DigiPal (Digital Resource and Database of Palaeography, Manuscripts and Diplomatic)
The Digital Resource for Palaeography (DigiPal) is a project funded by the European Research Council that brings digital technology to bear on scholarly discussion of medieval handwriting. At its heart will be hundreds of newly-commissioned photographs of eleventh-century Anglo-Saxon script from the major manuscript collections in the world, with detailed descriptions of the handwriting, the textual content, and the wider manuscript or documentary context. However, another important aim is to develop freely-available generalised framework for the online presentation of palaeographical content which allows scholars to search for, view, and organise detailed characteristics of handwriting in both verbal and visual form. Users will therefore be able to search for material such as ‘show me images of the letter a in charters issued from Canterbury during the mid-eleventh century’, ‘plot the frequency of a given form of t relative to all other forms of t’, or ‘show me images of the letter g in manuscripts of Old English homilies arranged on an interactive timeline’. This also requires theoretical work on the nature of handwriting and how it can best be described and captured systematically in digital (or any other) form.
The project began in October 2010, and is due to complete in September 2014.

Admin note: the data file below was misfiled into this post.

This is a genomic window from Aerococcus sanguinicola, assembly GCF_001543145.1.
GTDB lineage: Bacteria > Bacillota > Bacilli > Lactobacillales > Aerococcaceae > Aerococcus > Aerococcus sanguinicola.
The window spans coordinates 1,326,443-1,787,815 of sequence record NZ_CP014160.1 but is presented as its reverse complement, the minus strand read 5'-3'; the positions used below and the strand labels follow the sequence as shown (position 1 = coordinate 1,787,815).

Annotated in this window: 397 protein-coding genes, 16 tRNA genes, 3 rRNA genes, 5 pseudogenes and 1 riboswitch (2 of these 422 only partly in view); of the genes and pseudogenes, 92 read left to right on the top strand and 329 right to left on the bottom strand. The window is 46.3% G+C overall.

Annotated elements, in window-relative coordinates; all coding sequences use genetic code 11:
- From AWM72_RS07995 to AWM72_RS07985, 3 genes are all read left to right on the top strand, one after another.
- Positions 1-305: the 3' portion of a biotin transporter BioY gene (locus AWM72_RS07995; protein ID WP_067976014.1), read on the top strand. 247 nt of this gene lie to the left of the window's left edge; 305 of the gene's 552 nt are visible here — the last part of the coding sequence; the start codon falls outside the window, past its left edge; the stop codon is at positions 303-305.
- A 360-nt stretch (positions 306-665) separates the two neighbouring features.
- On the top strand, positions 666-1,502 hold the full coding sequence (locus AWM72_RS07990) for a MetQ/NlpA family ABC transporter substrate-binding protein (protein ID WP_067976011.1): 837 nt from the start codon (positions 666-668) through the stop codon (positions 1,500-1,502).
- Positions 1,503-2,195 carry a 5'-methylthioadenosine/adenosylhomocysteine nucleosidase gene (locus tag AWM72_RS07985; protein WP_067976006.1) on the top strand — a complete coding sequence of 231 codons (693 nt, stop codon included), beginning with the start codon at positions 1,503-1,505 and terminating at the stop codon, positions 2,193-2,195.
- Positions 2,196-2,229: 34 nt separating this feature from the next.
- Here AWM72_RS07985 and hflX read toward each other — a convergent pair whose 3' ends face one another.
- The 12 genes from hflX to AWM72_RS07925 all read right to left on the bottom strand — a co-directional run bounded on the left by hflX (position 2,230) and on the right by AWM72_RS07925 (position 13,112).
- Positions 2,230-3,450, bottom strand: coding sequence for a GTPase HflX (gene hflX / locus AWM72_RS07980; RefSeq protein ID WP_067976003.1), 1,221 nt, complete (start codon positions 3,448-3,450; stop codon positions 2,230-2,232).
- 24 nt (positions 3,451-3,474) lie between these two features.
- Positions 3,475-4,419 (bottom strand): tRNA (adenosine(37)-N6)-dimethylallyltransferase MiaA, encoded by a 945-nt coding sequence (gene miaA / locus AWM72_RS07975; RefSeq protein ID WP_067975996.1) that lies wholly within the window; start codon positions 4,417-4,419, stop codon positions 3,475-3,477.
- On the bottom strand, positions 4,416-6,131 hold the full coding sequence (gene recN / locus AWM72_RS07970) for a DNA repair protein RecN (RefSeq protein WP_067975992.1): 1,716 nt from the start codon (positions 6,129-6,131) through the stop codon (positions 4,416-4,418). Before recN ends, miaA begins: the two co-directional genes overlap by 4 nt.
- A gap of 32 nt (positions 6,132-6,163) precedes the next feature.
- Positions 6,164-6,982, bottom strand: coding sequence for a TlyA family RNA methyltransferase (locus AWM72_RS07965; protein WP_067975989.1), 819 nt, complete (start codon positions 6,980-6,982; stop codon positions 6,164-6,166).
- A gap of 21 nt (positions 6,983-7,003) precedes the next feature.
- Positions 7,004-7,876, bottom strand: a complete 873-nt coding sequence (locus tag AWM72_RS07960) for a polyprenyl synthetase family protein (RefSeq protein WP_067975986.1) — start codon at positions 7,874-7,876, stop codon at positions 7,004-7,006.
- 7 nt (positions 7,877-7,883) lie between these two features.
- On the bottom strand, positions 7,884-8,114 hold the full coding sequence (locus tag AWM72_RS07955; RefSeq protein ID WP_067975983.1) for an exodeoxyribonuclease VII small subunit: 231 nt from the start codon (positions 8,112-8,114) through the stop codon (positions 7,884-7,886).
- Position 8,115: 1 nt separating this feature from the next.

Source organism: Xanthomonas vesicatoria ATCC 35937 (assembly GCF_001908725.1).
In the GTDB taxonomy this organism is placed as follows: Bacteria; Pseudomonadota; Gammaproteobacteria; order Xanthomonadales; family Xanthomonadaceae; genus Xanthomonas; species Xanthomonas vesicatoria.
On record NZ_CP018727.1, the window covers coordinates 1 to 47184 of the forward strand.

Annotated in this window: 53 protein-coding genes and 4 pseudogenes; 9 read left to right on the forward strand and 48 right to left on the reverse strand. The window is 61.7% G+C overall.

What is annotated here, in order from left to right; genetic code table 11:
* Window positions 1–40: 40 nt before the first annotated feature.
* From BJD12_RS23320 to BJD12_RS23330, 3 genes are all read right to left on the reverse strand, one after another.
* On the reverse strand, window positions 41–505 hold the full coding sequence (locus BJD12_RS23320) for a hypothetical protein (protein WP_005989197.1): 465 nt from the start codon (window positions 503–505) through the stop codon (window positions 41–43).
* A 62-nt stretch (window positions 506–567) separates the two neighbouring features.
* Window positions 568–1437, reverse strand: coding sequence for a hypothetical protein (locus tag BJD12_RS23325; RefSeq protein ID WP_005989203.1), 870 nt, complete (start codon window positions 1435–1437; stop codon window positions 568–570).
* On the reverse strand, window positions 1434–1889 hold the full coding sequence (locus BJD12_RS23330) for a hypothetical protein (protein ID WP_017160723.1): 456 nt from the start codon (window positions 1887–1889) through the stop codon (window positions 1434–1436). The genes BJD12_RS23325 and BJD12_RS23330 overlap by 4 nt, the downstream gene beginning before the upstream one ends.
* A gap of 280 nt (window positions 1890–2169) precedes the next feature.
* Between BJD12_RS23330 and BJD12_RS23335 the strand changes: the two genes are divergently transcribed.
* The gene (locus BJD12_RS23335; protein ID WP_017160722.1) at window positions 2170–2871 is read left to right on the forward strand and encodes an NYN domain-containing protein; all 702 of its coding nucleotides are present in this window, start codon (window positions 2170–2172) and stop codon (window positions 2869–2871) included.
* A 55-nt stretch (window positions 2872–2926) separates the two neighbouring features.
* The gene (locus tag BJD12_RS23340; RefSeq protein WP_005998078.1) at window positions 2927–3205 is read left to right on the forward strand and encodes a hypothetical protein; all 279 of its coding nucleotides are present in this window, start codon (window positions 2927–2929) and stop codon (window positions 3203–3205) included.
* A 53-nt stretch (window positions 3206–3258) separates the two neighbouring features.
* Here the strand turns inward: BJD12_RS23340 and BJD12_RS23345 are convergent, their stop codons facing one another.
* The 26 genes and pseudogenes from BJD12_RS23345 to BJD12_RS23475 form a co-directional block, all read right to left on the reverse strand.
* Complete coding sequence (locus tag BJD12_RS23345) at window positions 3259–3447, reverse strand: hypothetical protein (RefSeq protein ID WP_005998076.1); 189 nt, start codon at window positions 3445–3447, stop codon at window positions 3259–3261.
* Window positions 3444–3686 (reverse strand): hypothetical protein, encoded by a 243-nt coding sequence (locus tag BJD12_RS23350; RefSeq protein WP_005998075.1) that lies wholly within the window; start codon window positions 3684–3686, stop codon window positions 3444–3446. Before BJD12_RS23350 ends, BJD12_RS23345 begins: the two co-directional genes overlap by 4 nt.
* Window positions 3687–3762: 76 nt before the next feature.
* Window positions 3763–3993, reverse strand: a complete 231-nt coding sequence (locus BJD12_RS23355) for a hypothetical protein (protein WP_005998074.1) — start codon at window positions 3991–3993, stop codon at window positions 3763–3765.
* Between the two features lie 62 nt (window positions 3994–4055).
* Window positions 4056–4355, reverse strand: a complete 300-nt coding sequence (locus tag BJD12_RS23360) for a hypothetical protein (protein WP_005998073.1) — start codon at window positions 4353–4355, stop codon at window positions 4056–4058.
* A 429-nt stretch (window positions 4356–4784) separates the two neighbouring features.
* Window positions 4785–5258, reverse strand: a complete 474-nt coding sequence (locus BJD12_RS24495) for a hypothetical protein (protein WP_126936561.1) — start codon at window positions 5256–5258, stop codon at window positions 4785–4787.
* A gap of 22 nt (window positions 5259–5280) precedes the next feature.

The project comprises three main parts:
- The generalised web framework for the delivery of palaeographical content online.
- The database of content specific to English Vernacular minuscule of the eleventh century.
- A series of print publications which put this content into practice for our understanding of English Vernacular minuscule in particular and palaeographical method in general.
In addition to these, the project website also contains an active blog with regular articles on theoretical questions relating to the project, and a news section which contains regular updates of events and other points relating to medieval palaeography.
- Peter A. Stokes – Project Director and Principal Investigator
- Stewart J. Brookes – Research Associate
- Beatriz Caballero – Lead Interface Developer (2010–2012)
- Paul Caton – Lead Analyst
- Stephan Hügel – Lead Developer (from 2012)
- Neil Jakeman – Developer
- David Little – Lead Interface Developer (from 2012)
- José Miguel Vieira – Lead Developer (2010–2012); Developer (from 2012)
- Matilda Watson – PhD Student